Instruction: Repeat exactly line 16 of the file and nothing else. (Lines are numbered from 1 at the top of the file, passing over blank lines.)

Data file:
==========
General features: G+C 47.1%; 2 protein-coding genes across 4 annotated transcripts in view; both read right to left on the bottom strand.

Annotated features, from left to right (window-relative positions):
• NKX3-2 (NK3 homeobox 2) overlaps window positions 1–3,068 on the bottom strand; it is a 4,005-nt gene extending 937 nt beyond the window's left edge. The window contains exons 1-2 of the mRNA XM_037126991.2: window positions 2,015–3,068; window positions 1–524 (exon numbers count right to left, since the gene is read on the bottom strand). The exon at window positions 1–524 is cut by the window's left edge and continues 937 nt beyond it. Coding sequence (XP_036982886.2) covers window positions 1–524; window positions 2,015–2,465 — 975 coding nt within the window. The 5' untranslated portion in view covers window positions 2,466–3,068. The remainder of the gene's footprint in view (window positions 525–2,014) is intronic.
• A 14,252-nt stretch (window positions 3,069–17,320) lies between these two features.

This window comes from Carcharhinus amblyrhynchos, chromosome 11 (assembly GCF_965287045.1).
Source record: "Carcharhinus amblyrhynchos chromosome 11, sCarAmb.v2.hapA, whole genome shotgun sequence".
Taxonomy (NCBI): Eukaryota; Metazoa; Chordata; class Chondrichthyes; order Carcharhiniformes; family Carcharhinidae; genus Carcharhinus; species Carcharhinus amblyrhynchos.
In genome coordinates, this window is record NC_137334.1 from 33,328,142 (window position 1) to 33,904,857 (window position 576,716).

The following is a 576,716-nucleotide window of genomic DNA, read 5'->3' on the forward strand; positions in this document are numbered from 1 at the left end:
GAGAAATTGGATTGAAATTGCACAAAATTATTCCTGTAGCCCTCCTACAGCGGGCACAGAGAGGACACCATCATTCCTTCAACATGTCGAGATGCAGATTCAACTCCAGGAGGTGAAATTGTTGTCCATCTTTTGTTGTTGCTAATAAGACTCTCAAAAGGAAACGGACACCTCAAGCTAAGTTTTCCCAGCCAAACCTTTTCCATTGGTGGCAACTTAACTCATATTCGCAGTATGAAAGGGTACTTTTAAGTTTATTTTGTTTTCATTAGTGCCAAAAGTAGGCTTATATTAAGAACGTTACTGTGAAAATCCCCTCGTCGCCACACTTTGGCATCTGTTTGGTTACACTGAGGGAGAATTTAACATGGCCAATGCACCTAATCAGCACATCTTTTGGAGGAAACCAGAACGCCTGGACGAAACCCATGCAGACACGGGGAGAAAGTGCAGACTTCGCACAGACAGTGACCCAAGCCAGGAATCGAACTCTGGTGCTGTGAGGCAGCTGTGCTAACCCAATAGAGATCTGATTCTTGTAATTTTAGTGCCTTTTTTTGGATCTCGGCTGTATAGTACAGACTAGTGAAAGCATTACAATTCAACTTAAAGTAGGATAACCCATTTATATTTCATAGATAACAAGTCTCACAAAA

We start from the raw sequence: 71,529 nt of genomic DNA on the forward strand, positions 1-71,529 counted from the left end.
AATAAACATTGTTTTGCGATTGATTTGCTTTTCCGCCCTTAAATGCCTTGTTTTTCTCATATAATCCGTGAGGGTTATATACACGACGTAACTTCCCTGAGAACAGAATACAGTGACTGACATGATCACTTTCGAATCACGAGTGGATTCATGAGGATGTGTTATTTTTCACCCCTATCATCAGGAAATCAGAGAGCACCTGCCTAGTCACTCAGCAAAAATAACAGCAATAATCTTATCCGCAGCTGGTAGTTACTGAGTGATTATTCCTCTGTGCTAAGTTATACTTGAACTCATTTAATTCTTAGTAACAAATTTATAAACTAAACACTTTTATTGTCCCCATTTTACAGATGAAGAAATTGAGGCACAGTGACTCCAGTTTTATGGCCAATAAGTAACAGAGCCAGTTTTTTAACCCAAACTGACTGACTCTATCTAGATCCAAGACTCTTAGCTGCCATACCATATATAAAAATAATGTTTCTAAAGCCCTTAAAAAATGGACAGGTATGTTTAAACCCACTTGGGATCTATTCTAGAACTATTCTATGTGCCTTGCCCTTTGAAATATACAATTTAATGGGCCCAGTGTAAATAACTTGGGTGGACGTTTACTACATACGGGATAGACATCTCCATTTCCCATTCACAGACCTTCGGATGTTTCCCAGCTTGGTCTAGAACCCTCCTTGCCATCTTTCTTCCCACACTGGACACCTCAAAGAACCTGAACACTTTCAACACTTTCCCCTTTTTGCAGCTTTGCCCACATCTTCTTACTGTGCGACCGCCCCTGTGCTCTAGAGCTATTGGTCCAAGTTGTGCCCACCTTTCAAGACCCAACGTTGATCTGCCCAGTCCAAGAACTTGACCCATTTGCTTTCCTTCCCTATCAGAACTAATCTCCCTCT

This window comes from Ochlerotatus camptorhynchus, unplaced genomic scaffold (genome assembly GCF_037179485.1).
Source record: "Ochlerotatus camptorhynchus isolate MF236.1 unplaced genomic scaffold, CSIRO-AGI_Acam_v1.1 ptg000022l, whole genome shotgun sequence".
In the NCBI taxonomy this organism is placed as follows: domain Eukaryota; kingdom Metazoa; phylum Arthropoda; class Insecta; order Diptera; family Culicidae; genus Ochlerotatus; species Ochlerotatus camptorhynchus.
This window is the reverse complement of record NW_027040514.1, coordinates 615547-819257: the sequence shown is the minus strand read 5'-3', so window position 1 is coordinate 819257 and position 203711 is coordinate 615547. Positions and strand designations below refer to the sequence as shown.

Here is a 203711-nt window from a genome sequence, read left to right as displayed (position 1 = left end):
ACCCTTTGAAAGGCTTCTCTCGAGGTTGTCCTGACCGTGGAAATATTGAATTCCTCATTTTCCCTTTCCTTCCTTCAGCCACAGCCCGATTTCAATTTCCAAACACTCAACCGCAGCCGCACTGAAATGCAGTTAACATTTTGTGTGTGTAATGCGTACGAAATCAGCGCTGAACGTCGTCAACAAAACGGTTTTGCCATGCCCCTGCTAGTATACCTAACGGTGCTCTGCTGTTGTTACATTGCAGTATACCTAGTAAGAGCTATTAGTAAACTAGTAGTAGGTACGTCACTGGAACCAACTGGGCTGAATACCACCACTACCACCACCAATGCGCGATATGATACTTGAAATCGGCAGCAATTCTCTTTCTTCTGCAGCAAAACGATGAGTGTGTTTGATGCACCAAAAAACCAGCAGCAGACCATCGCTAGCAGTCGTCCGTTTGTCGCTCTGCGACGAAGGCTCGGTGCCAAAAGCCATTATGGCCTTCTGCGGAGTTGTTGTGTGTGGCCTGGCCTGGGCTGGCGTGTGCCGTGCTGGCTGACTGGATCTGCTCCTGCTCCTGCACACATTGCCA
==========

This window is the reverse complement of record NW_027040514.1, coordinates 615547-819257: the sequence shown is the minus strand read 5'-3', so window position 1 is coordinate 819257 and position 203711 is coordinate 615547. Positions and strand designations below refer to the sequence as shown.